Organizations and their members are usefully conceptualized as systems designed to accomplish predetermined goals and objectives through people and other resources that they employ. Organizations are composed of smaller, interrelated systems (departments, units, divisions, etc.) serving specialized functions. Typical functions include accounting, marketing, production, data processing, and management. Specialized functions (smaller systems) are eventually reintegrated through various ways to form an effective organizational whole.

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The significance of conceptualizing organizations as complex systems is that systems principles allow insight into how organizations work. To ascertain information requirements properly and to design appropriate information systems, it is of primary importance to understand the organization as a whole. All systems are composed of subsystems (which include information systems); therefore, when studying an organization, we also examine how smaller systems are involved and how they function.

Interrelatedness and Interdependence of Systems

All systems and subsystems are interrelated and interdependent. This fact has important implications both for organizations and for those systems analysts who seek to help them better achieve their goals. When any element of a system is changed or eliminated, the rest of the system’s elements and subsystems are also significantly affected.


For example, suppose that the managers of an organization decide not to hire administrative assistants any longer and to replace their functions with networked PCs. This decision has the potential to significantly affect not only the administrative assistants and the managers but also all the organizational members who built up communications networks with the now departed assistants. All systems process inputs from their environments. By definition, processes change or transform inputs into outputs. Whenever you examine a system, check to see what is being changed or processed. If nothing is changed, you may not be identifying a process. Typical processes in systems include verifying, updating, and printing.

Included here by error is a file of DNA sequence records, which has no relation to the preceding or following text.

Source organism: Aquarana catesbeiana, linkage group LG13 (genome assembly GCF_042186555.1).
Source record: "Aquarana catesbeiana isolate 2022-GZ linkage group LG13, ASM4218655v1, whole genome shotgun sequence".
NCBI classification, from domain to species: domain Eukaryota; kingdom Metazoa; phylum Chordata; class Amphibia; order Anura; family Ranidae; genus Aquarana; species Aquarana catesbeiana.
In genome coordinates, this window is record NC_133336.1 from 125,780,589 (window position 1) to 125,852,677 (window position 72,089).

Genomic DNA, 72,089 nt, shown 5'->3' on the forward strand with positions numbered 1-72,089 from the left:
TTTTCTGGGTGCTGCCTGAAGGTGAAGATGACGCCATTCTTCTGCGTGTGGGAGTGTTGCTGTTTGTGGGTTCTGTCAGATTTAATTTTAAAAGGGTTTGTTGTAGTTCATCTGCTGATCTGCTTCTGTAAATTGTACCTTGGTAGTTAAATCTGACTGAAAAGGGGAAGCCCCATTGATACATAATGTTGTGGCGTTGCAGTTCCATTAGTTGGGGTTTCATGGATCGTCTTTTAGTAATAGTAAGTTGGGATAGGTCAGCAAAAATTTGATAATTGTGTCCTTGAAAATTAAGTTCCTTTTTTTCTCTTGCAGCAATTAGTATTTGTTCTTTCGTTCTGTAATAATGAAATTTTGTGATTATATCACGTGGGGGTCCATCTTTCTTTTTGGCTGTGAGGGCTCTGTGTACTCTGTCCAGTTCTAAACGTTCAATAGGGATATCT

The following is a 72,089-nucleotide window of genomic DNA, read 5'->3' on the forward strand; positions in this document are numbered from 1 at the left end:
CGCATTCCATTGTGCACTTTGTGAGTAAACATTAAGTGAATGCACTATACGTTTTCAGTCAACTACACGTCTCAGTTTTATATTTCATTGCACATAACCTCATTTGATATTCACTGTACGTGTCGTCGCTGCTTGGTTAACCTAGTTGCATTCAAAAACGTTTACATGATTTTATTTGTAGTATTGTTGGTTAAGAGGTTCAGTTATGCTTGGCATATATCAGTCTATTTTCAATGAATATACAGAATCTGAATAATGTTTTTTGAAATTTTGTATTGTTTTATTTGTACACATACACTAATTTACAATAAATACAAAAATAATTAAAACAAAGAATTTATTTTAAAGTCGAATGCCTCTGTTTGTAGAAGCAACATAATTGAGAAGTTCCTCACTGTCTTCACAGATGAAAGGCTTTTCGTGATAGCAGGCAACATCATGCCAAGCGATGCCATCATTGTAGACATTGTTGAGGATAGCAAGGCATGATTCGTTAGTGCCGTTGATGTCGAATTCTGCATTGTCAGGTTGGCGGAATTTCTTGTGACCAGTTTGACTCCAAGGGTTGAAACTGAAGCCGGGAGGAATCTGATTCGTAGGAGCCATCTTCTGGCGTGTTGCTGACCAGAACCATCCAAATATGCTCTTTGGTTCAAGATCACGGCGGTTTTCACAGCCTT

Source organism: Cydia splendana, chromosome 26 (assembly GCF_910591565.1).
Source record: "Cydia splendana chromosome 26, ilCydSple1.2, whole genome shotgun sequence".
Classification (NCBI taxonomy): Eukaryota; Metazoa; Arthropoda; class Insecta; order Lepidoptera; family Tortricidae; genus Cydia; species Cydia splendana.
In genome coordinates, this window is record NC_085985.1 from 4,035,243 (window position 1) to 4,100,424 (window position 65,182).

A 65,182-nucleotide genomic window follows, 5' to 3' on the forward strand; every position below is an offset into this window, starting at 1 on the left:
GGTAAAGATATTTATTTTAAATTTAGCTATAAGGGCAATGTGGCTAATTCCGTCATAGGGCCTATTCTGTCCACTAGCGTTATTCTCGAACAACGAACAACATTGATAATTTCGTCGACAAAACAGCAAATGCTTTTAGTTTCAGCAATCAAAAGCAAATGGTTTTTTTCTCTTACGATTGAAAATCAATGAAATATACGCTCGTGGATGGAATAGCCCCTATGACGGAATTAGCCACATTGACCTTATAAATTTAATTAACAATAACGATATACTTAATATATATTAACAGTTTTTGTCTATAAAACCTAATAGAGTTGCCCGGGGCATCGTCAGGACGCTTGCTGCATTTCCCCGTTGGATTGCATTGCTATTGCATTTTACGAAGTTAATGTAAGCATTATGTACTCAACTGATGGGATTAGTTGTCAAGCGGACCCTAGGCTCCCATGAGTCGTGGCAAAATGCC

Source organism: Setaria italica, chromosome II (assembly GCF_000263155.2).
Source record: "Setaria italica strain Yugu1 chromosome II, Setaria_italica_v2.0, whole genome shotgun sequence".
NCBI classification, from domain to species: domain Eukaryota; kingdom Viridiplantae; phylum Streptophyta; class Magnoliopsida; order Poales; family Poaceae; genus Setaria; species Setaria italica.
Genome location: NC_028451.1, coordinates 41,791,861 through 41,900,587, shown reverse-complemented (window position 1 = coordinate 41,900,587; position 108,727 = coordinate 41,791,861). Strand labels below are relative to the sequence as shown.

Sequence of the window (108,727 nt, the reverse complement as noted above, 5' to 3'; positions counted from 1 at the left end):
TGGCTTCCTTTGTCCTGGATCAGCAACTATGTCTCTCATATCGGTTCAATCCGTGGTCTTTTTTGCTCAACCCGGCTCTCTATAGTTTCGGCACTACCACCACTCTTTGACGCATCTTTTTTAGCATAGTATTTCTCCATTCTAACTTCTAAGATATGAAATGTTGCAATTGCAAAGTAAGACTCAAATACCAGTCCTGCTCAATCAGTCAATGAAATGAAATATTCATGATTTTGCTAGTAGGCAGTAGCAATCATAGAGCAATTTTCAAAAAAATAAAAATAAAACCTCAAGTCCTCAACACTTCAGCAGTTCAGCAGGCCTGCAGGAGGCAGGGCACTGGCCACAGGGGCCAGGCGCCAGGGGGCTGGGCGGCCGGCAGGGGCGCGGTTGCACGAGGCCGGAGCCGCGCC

Another aspect of organizations as systems is that all systems are contained by boundaries separating them from their environments. Organizational boundaries exist on a continuum ranging from extremely permeable to almost impermeable. To continue to adapt and survive, organizations must be able first to import people, raw materials, and information through their boundaries (inputs), and then to exchange their finished products, services, or information with the outside world (outputs).

Feedback is one form of system control. As systems, all organizations use planning and control to manage their resources effectively. Figure below shows how system outputs are used as feedback that compares performance with goals. This comparison in turn helps managers formulate more specific goals as inputs. An example is a U.S. manufacturing company that produces red-white-and-blue weight-training sets as well as gun-metal gray sets. The company finds that one year after the Olympics, very few red-white-and-blue sets are purchased. Production managers use that information as feedback to make decisions about what quantities of each color to produce. Feedback in this instance is useful for planning and control.